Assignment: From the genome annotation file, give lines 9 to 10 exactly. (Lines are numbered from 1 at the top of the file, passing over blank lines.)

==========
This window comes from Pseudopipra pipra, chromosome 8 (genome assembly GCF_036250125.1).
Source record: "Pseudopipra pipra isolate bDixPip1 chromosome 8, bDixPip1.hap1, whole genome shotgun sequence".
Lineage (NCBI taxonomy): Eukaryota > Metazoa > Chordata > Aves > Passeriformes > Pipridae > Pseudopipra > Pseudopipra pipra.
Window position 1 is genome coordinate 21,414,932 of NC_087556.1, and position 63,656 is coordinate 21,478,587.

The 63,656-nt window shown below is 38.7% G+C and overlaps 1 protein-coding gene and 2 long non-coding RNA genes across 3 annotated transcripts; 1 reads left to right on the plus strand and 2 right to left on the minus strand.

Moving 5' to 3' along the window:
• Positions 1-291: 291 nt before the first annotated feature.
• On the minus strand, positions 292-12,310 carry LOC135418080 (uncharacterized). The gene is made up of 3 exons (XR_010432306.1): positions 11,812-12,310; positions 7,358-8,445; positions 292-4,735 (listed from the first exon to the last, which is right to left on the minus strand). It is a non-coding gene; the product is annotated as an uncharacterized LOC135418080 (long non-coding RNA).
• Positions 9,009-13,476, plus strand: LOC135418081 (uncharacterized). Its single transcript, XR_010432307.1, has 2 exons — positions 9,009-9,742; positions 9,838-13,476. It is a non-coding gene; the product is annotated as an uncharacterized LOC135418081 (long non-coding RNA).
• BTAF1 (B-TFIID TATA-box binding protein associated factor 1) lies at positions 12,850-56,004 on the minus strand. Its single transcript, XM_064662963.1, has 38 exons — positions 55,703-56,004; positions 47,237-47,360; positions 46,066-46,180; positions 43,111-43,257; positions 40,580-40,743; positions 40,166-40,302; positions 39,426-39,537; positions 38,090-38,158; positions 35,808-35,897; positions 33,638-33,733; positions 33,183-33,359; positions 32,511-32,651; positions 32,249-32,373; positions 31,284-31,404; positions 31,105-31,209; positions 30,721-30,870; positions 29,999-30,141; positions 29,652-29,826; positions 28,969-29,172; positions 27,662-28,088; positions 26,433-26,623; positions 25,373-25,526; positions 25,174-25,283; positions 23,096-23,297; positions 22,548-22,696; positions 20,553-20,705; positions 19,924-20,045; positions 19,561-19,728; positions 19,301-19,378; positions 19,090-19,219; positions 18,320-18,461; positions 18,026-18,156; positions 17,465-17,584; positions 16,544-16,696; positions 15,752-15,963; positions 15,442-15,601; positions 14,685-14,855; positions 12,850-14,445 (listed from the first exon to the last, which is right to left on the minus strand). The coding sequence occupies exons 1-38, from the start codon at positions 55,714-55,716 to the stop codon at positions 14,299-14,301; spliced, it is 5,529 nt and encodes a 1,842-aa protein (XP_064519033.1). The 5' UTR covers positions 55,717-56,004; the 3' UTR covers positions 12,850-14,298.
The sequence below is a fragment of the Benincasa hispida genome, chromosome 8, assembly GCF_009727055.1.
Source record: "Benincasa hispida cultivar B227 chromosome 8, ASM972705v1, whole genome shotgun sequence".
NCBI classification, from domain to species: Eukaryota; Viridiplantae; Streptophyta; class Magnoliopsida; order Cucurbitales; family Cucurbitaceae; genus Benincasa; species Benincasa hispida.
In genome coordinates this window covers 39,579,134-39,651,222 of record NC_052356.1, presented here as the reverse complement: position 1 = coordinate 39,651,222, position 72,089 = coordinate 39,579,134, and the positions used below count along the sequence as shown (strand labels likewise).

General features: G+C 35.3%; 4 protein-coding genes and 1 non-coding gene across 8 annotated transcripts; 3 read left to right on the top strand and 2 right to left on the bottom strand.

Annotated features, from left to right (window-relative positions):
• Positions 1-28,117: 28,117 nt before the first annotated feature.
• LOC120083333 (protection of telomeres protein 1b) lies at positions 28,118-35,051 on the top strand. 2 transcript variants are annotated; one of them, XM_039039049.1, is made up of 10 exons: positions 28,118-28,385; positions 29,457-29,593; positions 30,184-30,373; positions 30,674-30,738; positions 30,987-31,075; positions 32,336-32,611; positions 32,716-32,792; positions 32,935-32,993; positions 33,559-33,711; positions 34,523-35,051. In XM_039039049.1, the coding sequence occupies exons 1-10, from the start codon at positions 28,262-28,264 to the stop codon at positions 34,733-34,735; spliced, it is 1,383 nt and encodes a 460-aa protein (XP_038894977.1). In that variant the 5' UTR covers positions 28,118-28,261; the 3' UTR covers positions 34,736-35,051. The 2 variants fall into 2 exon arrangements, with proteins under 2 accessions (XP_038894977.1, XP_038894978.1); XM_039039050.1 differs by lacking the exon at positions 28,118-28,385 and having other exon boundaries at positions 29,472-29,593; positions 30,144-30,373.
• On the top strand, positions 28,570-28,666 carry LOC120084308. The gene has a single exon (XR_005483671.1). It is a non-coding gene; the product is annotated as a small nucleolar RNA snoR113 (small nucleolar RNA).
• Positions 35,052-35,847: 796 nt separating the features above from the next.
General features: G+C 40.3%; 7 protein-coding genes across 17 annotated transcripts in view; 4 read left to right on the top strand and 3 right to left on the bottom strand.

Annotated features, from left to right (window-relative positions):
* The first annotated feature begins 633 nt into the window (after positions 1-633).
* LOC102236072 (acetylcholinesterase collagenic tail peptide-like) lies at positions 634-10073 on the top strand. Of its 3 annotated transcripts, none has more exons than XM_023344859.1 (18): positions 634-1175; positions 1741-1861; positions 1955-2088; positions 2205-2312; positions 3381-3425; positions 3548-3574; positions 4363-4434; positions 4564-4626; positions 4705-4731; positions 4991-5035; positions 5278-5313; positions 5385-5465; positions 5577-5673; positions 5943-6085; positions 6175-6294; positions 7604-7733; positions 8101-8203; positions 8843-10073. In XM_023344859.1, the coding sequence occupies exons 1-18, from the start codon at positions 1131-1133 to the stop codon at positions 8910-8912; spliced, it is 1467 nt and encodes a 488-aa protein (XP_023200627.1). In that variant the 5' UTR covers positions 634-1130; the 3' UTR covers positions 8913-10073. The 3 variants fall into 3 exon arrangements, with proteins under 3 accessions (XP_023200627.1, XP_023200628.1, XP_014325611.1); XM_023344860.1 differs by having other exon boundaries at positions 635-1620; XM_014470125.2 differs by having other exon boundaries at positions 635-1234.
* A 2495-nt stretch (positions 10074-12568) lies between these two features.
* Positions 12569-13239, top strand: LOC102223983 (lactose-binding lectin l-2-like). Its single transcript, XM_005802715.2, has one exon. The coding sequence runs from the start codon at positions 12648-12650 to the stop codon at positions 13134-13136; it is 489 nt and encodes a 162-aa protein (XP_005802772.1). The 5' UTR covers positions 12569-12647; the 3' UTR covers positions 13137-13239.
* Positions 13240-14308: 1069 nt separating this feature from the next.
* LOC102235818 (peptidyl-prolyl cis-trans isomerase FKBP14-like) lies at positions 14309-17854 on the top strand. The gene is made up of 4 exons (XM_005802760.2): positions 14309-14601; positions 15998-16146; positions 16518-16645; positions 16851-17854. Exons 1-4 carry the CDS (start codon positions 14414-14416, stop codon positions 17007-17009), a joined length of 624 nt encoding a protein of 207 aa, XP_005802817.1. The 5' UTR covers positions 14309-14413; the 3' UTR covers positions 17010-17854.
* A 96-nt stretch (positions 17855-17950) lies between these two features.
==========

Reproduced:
• Positions 9,009-13,476, plus strand: LOC135418081 (uncharacterized). Its single transcript, XR_010432307.1, has 2 exons — positions 9,009-9,742; positions 9,838-13,476. It is a non-coding gene; the product is annotated as an uncharacterized LOC135418081 (long non-coding RNA).
• BTAF1 (B-TFIID TATA-box binding protein associated factor 1) lies at positions 12,850-56,004 on the minus strand. Its single transcript, XM_064662963.1, has 38 exons — positions 55,703-56,004; positions 47,237-47,360; positions 46,066-46,180; positions 43,111-43,257; positions 40,580-40,743; positions 40,166-40,302; positions 39,426-39,537; positions 38,090-38,158; positions 35,808-35,897; positions 33,638-33,733; positions 33,183-33,359; positions 32,511-32,651; positions 32,249-32,373; positions 31,284-31,404; positions 31,105-31,209; positions 30,721-30,870; positions 29,999-30,141; positions 29,652-29,826; positions 28,969-29,172; positions 27,662-28,088; positions 26,433-26,623; positions 25,373-25,526; positions 25,174-25,283; positions 23,096-23,297; positions 22,548-22,696; positions 20,553-20,705; positions 19,924-20,045; positions 19,561-19,728; positions 19,301-19,378; positions 19,090-19,219; positions 18,320-18,461; positions 18,026-18,156; positions 17,465-17,584; positions 16,544-16,696; positions 15,752-15,963; positions 15,442-15,601; positions 14,685-14,855; positions 12,850-14,445 (listed from the first exon to the last, which is right to left on the minus strand). The coding sequence occupies exons 1-38, from the start codon at positions 55,714-55,716 to the stop codon at positions 14,299-14,301; spliced, it is 5,529 nt and encodes a 1,842-aa protein (XP_064519033.1). The 5' UTR covers positions 55,717-56,004; the 3' UTR covers positions 12,850-14,298.